Cheap summer getaways in Wisconsin
No money, no problem: Here are 20 great vacations that are easy on the wallet.
© Beth Gauper
On Sand Island in the Apostles, volunteer keepers stay in the 1881 lighthouse.
In summer, it’s not as hard as you’d think to take a trip that's a lot of fun but doesn't cost much.
Many of the great travel experiences in Wisconsin can’t be bought, anyway — bicycling along Lake Michigan, camping on sandbars, volunteering in a lighthouse.
If you like music and festivals, you're really in luck — Wisconsin has many fun, family-friendly fests with on-site camping, at unbeatable prices. And its national forests and county parks are full of great campsites.
Here's our 2018 list of the best cheap trips, most for less than $100 per person.
Most give you a roof over your head; the trips that require tent camping also include guides, meals and/or fun things to do.
For trips next door, see Cheap summer getaways in Minnesota.
Music and camping
Camping at a music festival is a time-honored way to have fun on a budget, although some of the bigger fests can get pretty rowdy. Here are some lower-key fests that are especially family-friendly.
For more, check our list of 2018 music festivals.
Music in Trempealeau
The Trempealeau Hotel in this little hamlet on the Mississippi is known for its reggae and blues festivals. But it also offers live music on weekends and sometimes during the week. Cajun Fest is May 26 in 2018.
© Beth Gauper
In Solon Springs, camp and see a concert in the same place.
Summer in Solon Springs
On the shores of Upper St.
Croix Lake, headwaters of the St. Croix River, the Lucius Woods Performing Arts Center offers Music in the Park
on Saturday evenings in July and early August at its massive log bandshell.
It's on the lake in
Lucius Woods County Park, which has 24 wooded sites, a nice sand beach, a
playground and a modern bathhouse. Camping costs $15-$18 and is first-come, first-served.
includes folk, blues, big-band, bluegrass, Dixieland jazz, Celtic and
'50s classics. Tickets are $15 in advance, $10 for students. Brats and beer are sold
For more, see Summer nights in Solon Springs.
Sweet corn in the coulees
maple-syrup farm in the gorgeous coulees of southwest Wisconsin, between
Ontario and La Farge, the Kickapoo Valley Acoustic Music Association
It’s Aug. 16-18 in 2018, and cost of $120 includes more than 20 performances, camping, sweet corn, firewood and shuttle bus. Food and soda, but no alcoholic beverages, are sold on the grounds.
For more about the area, see Valleys of Vernon County.
Big-name bands in the bluffs
In the bluffs above the Mississippi River, half an hour north of Winona, Minn., Rascal Flatts, Chris Janson, Andy Grammer and Rick Springfield headline the Ashley for the Arts music festival, Aug. 9-11 in Arcadia.
Tickets are only $10 for all three days. In addition to music, there will be a hot-air balloon launch, car show, arts, children's activities and Saturday sky-lantern launch and fireworks.
© Beth Gauper
With placid water and abundant sandbars, the Wisconsin River is perfect for paddling and camping.
Canoeing on the Namekagon
Flowing out of Hayward, the Namekagon River is part of the St. Croix National Scenic Riverway. It's great for paddling and also for swimming, because its waters are spring-fed and as clear as glass.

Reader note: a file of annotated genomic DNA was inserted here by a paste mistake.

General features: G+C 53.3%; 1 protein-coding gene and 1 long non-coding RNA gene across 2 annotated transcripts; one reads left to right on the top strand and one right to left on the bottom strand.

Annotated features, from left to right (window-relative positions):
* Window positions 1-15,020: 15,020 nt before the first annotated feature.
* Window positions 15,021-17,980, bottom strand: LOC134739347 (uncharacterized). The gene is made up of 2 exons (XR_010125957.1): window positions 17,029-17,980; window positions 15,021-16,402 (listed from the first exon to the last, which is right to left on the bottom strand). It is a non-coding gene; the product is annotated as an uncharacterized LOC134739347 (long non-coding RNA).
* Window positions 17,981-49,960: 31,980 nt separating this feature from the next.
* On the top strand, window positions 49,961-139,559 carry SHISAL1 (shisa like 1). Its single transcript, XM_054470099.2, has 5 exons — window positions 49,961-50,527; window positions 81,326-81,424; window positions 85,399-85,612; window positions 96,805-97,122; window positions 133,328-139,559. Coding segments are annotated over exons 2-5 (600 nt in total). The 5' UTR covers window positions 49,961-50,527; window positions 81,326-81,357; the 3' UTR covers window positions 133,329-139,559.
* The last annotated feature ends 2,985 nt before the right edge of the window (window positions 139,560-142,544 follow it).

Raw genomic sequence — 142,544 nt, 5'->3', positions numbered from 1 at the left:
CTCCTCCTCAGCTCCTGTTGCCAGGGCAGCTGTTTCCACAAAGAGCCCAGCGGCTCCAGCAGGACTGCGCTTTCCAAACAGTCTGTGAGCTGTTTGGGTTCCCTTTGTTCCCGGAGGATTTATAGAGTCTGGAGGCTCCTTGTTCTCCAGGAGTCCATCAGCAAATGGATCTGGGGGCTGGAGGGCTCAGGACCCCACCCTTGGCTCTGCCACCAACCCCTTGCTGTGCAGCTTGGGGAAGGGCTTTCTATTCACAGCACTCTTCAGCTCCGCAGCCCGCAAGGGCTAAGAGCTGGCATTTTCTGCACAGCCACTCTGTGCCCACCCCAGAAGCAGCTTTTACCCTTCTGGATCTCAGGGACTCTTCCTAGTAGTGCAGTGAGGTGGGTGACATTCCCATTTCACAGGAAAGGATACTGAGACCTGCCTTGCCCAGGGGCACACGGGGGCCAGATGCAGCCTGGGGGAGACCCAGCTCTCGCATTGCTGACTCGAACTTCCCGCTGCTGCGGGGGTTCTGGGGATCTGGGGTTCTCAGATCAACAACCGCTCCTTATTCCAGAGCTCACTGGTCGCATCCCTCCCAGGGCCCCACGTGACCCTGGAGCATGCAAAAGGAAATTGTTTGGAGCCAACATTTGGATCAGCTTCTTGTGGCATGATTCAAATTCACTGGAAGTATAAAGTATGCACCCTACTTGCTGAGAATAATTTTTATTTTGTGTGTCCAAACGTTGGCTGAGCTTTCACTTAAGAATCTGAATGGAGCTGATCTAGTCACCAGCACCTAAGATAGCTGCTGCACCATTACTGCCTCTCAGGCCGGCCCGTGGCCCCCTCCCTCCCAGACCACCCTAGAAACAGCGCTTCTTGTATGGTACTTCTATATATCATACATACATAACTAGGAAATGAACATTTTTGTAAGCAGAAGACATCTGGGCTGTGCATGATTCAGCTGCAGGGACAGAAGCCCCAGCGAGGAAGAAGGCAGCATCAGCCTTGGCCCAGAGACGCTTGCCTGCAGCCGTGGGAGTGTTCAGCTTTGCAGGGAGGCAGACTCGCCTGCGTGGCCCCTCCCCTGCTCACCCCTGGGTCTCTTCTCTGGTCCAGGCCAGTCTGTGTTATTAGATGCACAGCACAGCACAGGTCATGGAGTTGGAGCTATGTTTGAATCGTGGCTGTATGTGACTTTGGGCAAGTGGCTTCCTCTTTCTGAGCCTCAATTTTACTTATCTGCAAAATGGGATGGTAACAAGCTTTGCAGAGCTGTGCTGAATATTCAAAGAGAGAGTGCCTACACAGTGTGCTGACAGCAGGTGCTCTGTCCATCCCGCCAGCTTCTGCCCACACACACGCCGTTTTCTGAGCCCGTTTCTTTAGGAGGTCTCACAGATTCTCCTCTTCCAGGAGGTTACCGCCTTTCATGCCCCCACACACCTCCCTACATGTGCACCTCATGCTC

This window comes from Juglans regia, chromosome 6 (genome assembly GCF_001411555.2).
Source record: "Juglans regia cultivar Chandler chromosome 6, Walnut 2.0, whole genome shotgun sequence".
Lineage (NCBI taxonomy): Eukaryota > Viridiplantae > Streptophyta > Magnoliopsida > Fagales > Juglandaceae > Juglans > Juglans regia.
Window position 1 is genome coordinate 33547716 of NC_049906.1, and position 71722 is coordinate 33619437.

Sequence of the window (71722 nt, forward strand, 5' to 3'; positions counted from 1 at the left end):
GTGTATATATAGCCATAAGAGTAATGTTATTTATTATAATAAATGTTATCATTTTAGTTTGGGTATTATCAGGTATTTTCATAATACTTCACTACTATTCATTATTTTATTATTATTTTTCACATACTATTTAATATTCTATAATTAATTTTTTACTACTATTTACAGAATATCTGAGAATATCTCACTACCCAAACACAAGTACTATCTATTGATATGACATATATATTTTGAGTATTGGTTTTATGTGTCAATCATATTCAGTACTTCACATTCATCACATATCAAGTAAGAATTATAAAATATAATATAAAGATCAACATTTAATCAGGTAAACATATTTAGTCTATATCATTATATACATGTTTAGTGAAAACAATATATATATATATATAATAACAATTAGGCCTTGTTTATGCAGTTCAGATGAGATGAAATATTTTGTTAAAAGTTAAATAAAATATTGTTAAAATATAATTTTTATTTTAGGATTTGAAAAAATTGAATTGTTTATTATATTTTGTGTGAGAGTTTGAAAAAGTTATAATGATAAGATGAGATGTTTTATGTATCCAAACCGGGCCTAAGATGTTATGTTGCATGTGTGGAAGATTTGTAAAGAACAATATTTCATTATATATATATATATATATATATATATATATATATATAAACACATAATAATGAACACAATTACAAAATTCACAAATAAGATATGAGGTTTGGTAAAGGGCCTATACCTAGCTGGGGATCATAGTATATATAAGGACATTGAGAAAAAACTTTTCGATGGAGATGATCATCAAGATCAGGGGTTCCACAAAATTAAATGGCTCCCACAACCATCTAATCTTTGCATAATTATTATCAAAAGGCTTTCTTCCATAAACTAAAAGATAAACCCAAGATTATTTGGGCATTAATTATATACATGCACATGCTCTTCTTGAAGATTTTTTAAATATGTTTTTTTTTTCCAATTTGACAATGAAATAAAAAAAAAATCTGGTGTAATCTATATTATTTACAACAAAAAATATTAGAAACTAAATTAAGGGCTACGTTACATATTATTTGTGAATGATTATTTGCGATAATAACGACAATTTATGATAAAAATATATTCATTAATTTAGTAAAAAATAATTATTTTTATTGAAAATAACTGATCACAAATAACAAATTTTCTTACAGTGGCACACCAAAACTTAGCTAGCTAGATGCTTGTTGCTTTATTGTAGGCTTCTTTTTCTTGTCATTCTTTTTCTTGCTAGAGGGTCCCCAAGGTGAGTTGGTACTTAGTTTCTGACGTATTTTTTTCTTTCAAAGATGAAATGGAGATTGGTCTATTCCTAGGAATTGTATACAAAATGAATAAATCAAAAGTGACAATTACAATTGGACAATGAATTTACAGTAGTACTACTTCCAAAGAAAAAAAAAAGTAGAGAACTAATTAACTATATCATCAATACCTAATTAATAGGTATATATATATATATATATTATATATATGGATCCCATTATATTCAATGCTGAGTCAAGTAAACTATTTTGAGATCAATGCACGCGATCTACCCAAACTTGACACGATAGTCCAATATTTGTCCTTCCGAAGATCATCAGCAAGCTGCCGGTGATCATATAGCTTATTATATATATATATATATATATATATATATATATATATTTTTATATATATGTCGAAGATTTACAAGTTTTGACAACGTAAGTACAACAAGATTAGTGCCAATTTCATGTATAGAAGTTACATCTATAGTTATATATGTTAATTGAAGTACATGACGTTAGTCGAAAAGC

Camping is free and first-come, first-served. Try the quiet section between Trego and the St. Croix River. If you need an outfitter, contact Pardun's Canoe Rental and Shuttle Service in Danbury.
Sandbar camping on the Wisconsin
People who like to paddle and camp love the Wisconsin River toward the middle of summer, when its many sandbars start to appear. Sites are first-come, first-served.
You can outfit yourself and arrange for your own shuttle, or go through the Wisconsin Canoe Company, based in Spring Green.
An organized bicycle tour is a great way to see the countryside and make a lot of friends, too. Many of the best are fund-raising rides, and if you raise the minimum, you pay only the registration fee.
Following Lake Michigan
The annual Scenic Shore 150 follows Lake Michigan from Mequon, just north of Milwaukee, to Potowatomi State Park in Sturgeon Bay, with an overnight in Manitowoc.
The route includes three trails, the
Interurban from Mequon to Belgium and the Mariners and Rawley Point
trails between Manitowoc and Point Beach State Forest.
It's July 21-22. The ride benefits the Leukemia & Lymphoma Society.
Park and ride on the edge of Madison
If you’re unfamiliar with the one-way streets around Madison’s Capitol Square (and the towing rules), you can camp for cheap on the edge of town, surrounded by trees and flowers, and ride your bike into town.
© Beth Gauper
From campgrounds, bicyclists can ride all around Madison.
From there, you can ride west all the way to Dodgeville; the Military Ridge State Trail starts where the Capital City ends.
On the west side of town, near Governor Nelson State Park, you can camp on the shores of Lake Mendota at the county-run Mendota Park. All of the sites are electric, and there's a shower house and swimming area.
For more, see Summer in Madison.
Walking around Geneva Lake
In the tony Lake Geneva area of
southeast Wisconsin, you can't put a roof over your head for less than
$100. But you can have one of the best locations if you camp at Big Foot Beach State Park.
right on Geneva Lake in Fontana, with a quarter-mile sand beach. The
campground has showers; 38 sites can be reserved and 37 are first-come,
© Torsten Muller
In Lake Geneva, camp just off the famous lakeshore path.
You can swim, but the thing to do is walk around the lake on a unusual footpath that goes right through the front yards of the big mansions. It's 20 miles, but you also can walk to the town of Lake Geneva and get a ride back to Fontana on a Lake Geneva Cruise Line boat.
For more, see Gawking in Lake Geneva.
On the shore of Lake Superior
I found Saxon Harbor County Park on Lake Superior while seeking out nearby Superior Falls, on the Montreal River between Wisconsin and Michigan. It has everything anyone wants in summer — a sand beach for swimming, showers, a protected bay for kayaking and a bar that serves burgers and pizza on days when it’s too hot to cook.
Reserve with Iron County, 715-561-2697, or Harbor Lights bar, 715-893-2242.